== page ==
Writer/director Quentin Tarantino is one of the seminal auteur-filmmakers of our time, and in The Hateful Eight, he shows off his talent for original storytelling and unique filmmaking. And yet, as a fan of Tarantino, I confess that I neither hated nor loved his eighth film, set in post-Civil War Wyoming.
Bounty hunter, John Ruth (Kurt Russell), is on his way to the town of Red Rock to deliver his prisoner, the murderer Daisy Domergue (Jennifer Jason Leigh), when he comes across another notorious bounty hunter, Major Marquis Warren (Samuel L. Jackson). Warren’s horse has died and he’s trying to drag his own bounty – three frozen corpses – through the snow. Upon recognising Warren, Ruth allows the major into his stage coach, prompting Domergue to spew a river of foul-mouthed, racist one-liners along the way. Warren is intriguing; he not only fought for the Yanks in the civil war, but he’s friends with Abraham Lincoln, or at least, they’re “pen pals”, and Warren has a letter to prove it.
On their way through the snow, they come across another man screaming for help. Chris Mannix (Walton Goggins) claims to be the new sheriff of Red Rock, and reluctantly, Ruth allows the former Confederate soldier into the carriage, resulting in more racial slurs being flung at Warren, who has more than enough wit to laughingly some spew back some venom of his own.
With a blizzard on their tail, the four decide to stop at a cabin, a kind of halfway house called “Minnie’s Haberdashery”. Upon arrival, Minnie’s nowhere to be found, but four other characters are already holed up there.
Bob the Mexican (Damián Bichir) claims to be watching the place as Minnie’s gone to pay someone a visit “up north”. The Brit, Oswaldo Mobray (Tim Roth), says he’s a hangman on his way to Red Rock to string up some rope, and some baddies along with it. Among the condemned, is Domergue. Joe Gage (Michael Madsen) is a quiet ‘cowboy’, writing a book, while the elderly General Sandy Smithers (Bruce Dern) is a (super) racist former Confederate commander. Together, they form a hateful eight, a group of awful and abhorrent men and one woman, stuck in a room for a couple of days, until the blizzard dies down.
The setup is reminiscent of an Agatha Christie murder mystery; a group of different characters in one setting, all with secrets, and some with murderous intentions. It’s clear from the moment all eight are thrown together it won’t be a peaceful companionship, as no one seems to be who they say they are. And then, an unknown killer among them strikes, while they are all in the room, resulting in a gory whodunit.
Like most Tarantino films, the storyline of The Hateful Eight is non-linear: the film is divided into six “chapters”. The first three are continuous; chapter four flashes back to 15 minutes before the first body falls; chapter five goes further back to earlier that morning; and chapter six moves back to the present to provide the resolution. The film is typical of Tarantino with its tropes of the Western genre, like the untamed wilderness (the harsh and lonely winter landscape of Wyoming), gunslingers, outlaws, and Mexican standoffs, as well as the director’s proclivity for torture porn-style violence amid dialogue-heavy script full of witticisms.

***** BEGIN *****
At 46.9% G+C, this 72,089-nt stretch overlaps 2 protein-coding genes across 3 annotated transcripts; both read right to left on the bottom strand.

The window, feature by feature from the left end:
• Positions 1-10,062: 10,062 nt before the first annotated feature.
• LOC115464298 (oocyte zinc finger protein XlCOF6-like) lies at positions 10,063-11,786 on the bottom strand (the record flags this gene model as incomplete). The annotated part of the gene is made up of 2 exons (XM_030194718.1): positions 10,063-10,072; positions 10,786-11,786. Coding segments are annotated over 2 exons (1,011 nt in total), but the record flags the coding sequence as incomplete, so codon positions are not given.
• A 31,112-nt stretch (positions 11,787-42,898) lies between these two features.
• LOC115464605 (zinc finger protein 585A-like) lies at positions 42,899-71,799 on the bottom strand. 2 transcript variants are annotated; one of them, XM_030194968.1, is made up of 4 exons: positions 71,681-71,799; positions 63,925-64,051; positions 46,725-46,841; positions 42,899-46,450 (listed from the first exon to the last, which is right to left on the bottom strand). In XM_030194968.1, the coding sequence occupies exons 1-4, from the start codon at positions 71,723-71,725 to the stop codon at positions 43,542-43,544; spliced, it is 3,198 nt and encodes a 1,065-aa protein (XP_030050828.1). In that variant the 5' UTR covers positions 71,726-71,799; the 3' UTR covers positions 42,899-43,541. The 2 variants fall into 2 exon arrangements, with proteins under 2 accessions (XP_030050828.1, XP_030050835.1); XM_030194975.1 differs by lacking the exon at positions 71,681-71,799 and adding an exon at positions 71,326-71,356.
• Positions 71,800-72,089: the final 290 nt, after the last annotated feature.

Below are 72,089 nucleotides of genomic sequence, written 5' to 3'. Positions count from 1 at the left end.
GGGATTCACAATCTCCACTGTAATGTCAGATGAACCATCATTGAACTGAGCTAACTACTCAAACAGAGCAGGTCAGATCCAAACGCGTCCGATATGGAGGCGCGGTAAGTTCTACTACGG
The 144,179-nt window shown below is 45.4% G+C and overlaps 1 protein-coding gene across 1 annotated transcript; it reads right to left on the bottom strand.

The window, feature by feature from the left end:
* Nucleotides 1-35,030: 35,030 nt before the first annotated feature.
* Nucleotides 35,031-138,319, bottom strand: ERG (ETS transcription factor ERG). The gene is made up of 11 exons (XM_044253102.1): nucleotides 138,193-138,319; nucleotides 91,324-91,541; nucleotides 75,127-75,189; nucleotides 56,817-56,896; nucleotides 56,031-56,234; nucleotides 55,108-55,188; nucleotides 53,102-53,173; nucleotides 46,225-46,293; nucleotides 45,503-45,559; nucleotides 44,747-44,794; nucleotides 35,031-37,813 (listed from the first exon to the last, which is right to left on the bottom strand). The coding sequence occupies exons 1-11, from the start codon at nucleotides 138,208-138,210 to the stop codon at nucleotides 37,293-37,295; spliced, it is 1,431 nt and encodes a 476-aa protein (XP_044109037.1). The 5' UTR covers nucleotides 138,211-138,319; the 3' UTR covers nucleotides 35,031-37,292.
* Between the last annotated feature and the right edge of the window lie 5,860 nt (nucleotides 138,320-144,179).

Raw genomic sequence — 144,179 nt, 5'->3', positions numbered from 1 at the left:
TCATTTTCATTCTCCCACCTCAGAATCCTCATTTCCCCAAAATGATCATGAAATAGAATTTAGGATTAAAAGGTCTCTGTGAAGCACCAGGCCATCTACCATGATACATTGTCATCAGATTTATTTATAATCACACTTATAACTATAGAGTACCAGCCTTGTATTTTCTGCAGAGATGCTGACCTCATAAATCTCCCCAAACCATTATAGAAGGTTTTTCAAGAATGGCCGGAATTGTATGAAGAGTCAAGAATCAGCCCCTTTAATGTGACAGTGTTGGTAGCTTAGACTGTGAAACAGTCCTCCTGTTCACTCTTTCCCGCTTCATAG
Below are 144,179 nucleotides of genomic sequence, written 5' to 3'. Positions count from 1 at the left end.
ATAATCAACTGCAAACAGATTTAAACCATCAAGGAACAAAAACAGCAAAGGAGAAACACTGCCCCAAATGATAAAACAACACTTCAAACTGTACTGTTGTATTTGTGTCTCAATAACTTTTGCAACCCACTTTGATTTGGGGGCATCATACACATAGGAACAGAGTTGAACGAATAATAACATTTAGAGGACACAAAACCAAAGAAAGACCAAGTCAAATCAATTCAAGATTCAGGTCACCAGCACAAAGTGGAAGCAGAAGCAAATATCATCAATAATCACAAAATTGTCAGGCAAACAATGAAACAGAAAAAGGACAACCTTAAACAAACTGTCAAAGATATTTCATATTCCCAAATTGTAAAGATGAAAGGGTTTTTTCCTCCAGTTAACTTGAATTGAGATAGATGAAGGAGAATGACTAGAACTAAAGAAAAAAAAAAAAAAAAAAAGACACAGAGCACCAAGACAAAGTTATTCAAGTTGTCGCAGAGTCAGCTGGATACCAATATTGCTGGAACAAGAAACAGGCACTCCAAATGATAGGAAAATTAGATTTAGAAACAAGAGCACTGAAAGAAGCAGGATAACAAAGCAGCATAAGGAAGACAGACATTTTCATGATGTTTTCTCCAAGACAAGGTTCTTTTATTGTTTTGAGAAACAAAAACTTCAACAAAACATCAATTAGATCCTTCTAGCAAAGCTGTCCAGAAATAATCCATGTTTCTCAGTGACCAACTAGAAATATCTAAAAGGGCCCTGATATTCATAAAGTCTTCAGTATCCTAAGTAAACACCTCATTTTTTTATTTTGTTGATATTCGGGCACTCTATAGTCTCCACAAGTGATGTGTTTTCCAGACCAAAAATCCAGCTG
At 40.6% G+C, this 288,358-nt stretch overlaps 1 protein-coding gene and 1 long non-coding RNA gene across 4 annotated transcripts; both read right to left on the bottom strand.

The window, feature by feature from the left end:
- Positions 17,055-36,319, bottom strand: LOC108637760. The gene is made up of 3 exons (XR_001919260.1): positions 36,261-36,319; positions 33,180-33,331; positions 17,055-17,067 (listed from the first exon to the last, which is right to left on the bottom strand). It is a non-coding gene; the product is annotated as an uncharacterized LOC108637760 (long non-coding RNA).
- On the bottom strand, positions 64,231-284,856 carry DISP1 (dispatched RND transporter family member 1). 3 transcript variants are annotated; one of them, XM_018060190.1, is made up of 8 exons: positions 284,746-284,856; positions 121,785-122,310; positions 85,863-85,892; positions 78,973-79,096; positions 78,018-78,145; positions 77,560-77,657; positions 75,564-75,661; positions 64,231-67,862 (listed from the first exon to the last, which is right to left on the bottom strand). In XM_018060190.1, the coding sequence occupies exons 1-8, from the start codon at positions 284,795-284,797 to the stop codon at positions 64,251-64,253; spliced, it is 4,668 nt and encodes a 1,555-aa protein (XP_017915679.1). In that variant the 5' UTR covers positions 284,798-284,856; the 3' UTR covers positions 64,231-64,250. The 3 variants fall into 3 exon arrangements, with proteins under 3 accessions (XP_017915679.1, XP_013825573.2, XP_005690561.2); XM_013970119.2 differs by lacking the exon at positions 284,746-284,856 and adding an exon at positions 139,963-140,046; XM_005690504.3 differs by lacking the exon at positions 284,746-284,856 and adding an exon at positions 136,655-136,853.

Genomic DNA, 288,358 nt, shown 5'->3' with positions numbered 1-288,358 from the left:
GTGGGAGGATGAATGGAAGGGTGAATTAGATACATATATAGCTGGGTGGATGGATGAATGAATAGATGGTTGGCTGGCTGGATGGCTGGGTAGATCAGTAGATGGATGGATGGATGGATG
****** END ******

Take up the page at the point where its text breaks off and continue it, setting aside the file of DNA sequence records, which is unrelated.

The ensemble case is marvellous. Samuel L. Jackson stars in his sixth Tarantino film, and is as sharp-tongued and defiant as ever. And, Jennifer Jason Leigh more than deserves her Oscar nomination for playing the somewhat paradoxical Daisy Domergue. She’s a filthy, backward, racist murderer, but there’s a scene in which she picks up a guitar and sings a haunting melody, even while her teeth are knocked out and blood has dried over her face from blows dealt by Ruth. And just when you start feeling an atom of compassion, she turns back into a trashy Southerner.
The Hateful Eight contains everything that you love about Tarantino films – blood, hate, revenge, strange characters, and creative jibes and wisecracks. So why not a four or five-star rating?
In truth, the film is just too damn long. The running time is three hours and seven minutes, and it takes nearly an hour and a half for Ruth, Domergue, Warren, and Mannix to make it to the cabin. That means the first half of the film is the slow introduction of half the characters. The action only starts when they reach “Minnie’s Haberdashery”, and to be frank, the first half is tedious and boring. The film would be a standout if the editors shaved around 40 minutes off. And, to be honest, Tarantino’s persistent use of the racial slur, n*gger, is overdone, even if the term is also used by black characters. The director has always used the word in context, such as during the slave story of Django Unchained, and, in the The Hateful Eight’s setting of post-Civil War, it’s not unexpected. But, context or not, it becomes a drag, which in turn becomes offensive.
Director/writer: Quentin Tarantino
Cast: Samuel L. Jackson, Kurt Russell, Jennifer Jason Leigh, Walton Goggins, Damián Bichir, Tim Roth, Michael Madsen, Bruce Dern.
Rating: 3 out of 5
SA release date: 29 January 2016